Taking a stroll out of my comfort zone
I'd mentioned to Abe that I was thinking of rosemary and onion for my next bake (working on shaping and scoring) and he came back with a suggestion for this lovely recipe for tomato bread by Emmanuel Hadjiandreou.
Of course, why not?
The first surprising thing was the quantity of levain: 300g of 100% levain for 400g of flour! And since I wanted two 700g-ish loaves, I found myself building 450g of levain over the course of two days, after which I left it to retard in the fridge.
And a loaf with no whole grain (except the rye culture)? Eek.
The next disconcerting thing was giving up my recently adopted "best" practices: adding a soake;, overnight cold bulk; preshape and bench rest.
But Abe encouraged me to follow the recipe as written, at least the first time out, before I started in with my sometimes ill-advised tweaking. So I did. Most of the way.
I did, however, have to cheat the bulk fermentation slightly. Being the star of time management that I am, I found myself in the position of either shortening the bulk by 15 minutes or letting it go until after dinner, which would have been way too long, unless I stuck the dough in the fridge early enough. Which I didn't, since the aim was to follow the recipe to the letter.
Since there was neither pre-shape nor bench rest, the shaping of the slightly underfermented dough was a tad on the sticky side, but nothing unmanageable. Thanks to the "small, clear, straight-sided container" with a wad of dough in it, I did let the loaves proof longer thann I would have done if I were just relying on the poke test.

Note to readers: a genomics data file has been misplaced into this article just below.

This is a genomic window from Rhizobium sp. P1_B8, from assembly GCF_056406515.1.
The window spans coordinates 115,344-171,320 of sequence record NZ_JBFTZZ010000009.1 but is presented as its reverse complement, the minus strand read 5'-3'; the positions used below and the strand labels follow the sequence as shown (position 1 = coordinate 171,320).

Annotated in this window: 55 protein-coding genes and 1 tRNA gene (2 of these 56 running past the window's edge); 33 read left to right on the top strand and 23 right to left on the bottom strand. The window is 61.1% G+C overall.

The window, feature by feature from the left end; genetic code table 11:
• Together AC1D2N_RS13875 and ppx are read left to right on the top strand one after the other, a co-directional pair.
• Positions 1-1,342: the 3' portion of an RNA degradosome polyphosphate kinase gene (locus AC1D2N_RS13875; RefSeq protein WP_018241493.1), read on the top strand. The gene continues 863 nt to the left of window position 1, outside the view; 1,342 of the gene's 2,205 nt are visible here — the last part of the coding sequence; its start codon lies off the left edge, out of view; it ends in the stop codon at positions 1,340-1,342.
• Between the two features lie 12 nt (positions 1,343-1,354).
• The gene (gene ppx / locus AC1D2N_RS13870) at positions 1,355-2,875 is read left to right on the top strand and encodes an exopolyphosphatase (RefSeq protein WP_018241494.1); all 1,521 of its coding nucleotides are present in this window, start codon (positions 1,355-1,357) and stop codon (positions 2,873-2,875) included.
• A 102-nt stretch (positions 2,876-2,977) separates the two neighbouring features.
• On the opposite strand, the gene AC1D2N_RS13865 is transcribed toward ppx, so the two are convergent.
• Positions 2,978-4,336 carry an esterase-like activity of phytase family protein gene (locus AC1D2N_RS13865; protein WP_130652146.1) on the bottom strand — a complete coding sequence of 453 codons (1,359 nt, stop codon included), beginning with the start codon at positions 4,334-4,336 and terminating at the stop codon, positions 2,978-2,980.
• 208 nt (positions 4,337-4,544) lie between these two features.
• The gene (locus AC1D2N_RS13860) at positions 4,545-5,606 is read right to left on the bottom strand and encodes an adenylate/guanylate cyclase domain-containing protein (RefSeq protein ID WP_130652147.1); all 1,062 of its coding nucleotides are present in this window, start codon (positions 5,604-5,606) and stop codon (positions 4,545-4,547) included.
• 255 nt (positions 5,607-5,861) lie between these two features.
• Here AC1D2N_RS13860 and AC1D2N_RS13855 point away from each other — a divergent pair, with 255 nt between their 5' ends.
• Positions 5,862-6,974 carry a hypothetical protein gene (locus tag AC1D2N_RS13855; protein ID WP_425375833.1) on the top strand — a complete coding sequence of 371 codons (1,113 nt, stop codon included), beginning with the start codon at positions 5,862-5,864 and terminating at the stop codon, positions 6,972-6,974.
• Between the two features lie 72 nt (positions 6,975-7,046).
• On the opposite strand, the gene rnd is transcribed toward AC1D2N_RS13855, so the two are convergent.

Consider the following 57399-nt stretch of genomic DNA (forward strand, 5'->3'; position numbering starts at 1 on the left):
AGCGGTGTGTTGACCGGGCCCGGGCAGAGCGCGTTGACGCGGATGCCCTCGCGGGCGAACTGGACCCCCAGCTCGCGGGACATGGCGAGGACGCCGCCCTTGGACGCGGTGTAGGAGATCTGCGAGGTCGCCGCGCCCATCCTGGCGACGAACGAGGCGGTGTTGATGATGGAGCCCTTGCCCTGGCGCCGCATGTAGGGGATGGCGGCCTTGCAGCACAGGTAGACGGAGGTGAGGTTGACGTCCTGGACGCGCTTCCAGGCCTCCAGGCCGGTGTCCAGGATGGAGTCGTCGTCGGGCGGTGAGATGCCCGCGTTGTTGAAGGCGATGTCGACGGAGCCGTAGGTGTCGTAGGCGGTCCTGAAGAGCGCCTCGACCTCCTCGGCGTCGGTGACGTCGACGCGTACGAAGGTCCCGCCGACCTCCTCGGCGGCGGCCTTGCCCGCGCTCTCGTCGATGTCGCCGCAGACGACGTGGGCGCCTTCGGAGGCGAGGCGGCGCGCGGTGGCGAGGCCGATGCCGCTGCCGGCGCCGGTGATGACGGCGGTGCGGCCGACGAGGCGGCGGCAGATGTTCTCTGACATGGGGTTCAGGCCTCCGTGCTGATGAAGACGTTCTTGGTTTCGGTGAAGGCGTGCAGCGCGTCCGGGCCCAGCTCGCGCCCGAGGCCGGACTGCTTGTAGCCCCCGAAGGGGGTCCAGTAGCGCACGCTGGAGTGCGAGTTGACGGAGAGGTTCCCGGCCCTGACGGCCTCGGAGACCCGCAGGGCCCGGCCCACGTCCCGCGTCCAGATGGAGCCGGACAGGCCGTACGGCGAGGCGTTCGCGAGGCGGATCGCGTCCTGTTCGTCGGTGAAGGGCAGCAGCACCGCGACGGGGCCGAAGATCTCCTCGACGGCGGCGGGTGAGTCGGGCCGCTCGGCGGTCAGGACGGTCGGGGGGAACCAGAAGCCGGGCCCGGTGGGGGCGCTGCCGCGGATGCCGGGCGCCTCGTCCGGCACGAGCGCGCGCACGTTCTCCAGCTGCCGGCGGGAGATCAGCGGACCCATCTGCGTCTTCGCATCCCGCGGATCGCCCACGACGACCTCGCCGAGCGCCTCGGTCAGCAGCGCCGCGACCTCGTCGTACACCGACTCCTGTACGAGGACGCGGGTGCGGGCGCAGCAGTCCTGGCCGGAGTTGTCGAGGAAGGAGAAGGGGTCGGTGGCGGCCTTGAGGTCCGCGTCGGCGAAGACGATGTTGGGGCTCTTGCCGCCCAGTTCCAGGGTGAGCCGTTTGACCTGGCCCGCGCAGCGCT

Baked as per the recipe, and the kitchen smelled wonderful. I should also mention that the dough took on the most beautiful color from the tomato paste.
Loaves are flatter than I hoped (so what else is new?); whether that's due to the shortened bulk or the not-tight-enough shaping (or the relationship between them) will be tested out on the next bake.
The taste is wonderful; we had it with some fresh goat cheese, and I just got home from work and ate a slice toasted, with nothing on it. Crumb is soft, crust is crisp, color is so much fun to wake up to!
I'll definitely make this one again, although I will want to ramp up the proportion of nigella seeds -- and do the pre-shape and bench rest.
Thank you, Abe
We did bake this one "together", and of course your loaf looks so much nicer, with that lovely round cross section and yummy crumb. Thanks again for pointing me in the direction of this loaf.